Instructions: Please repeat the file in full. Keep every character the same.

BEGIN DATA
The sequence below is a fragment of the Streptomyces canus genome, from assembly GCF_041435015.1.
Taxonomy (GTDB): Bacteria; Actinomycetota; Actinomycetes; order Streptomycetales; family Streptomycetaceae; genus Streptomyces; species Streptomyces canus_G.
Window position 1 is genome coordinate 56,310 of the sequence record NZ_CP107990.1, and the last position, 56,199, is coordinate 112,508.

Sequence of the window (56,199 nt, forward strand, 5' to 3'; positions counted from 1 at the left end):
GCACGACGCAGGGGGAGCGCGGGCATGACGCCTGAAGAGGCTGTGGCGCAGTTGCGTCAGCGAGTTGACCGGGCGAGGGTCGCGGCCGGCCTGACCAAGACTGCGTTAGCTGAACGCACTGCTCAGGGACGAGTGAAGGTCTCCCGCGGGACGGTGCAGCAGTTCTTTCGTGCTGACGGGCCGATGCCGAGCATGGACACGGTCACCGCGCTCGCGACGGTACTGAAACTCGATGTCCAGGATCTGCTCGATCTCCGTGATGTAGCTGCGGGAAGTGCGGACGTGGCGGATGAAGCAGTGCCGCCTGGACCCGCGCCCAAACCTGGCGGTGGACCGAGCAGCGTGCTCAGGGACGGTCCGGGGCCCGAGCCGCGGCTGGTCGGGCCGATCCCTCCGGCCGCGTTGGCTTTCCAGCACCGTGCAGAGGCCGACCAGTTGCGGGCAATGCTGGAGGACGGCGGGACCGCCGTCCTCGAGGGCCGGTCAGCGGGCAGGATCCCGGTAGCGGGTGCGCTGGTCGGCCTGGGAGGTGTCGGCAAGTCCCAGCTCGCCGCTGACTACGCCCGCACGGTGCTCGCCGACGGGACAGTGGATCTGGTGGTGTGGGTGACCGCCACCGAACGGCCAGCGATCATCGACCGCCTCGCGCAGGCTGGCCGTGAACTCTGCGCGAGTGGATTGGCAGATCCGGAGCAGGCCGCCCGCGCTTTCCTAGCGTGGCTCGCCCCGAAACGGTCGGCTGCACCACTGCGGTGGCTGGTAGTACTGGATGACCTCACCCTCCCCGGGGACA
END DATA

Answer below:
The sequence below is a fragment of the Streptomyces canus genome, from assembly GCF_041435015.1.
Taxonomy (GTDB): Bacteria; Actinomycetota; Actinomycetes; order Streptomycetales; family Streptomycetaceae; genus Streptomyces; species Streptomyces canus_G.
Window position 1 is genome coordinate 56,310 of the sequence record NZ_CP107990.1, and the last position, 56,199, is coordinate 112,508.

Sequence of the window (56,199 nt, forward strand, 5' to 3'; positions counted from 1 at the left end):
GCACGACGCAGGGGGAGCGCGGGCATGACGCCTGAAGAGGCTGTGGCGCAGTTGCGTCAGCGAGTTGACCGGGCGAGGGTCGCGGCCGGCCTGACCAAGACTGCGTTAGCTGAACGCACTGCTCAGGGACGAGTGAAGGTCTCCCGCGGGACGGTGCAGCAGTTCTTTCGTGCTGACGGGCCGATGCCGAGCATGGACACGGTCACCGCGCTCGCGACGGTACTGAAACTCGATGTCCAGGATCTGCTCGATCTCCGTGATGTAGCTGCGGGAAGTGCGGACGTGGCGGATGAAGCAGTGCCGCCTGGACCCGCGCCCAAACCTGGCGGTGGACCGAGCAGCGTGCTCAGGGACGGTCCGGGGCCCGAGCCGCGGCTGGTCGGGCCGATCCCTCCGGCCGCGTTGGCTTTCCAGCACCGTGCAGAGGCCGACCAGTTGCGGGCAATGCTGGAGGACGGCGGGACCGCCGTCCTCGAGGGCCGGTCAGCGGGCAGGATCCCGGTAGCGGGTGCGCTGGTCGGCCTGGGAGGTGTCGGCAAGTCCCAGCTCGCCGCTGACTACGCCCGCACGGTGCTCGCCGACGGGACAGTGGATCTGGTGGTGTGGGTGACCGCCACCGAACGGCCAGCGATCATCGACCGCCTCGCGCAGGCTGGCCGTGAACTCTGCGCGAGTGGATTGGCAGATCCGGAGCAGGCCGCCCGCGCTTTCCTAGCGTGGCTCGCCCCGAAACGGTCGGCTGCACCACTGCGGTGGCTGGTAGTACTGGATGACCTCACCCTCCCCGGGGACA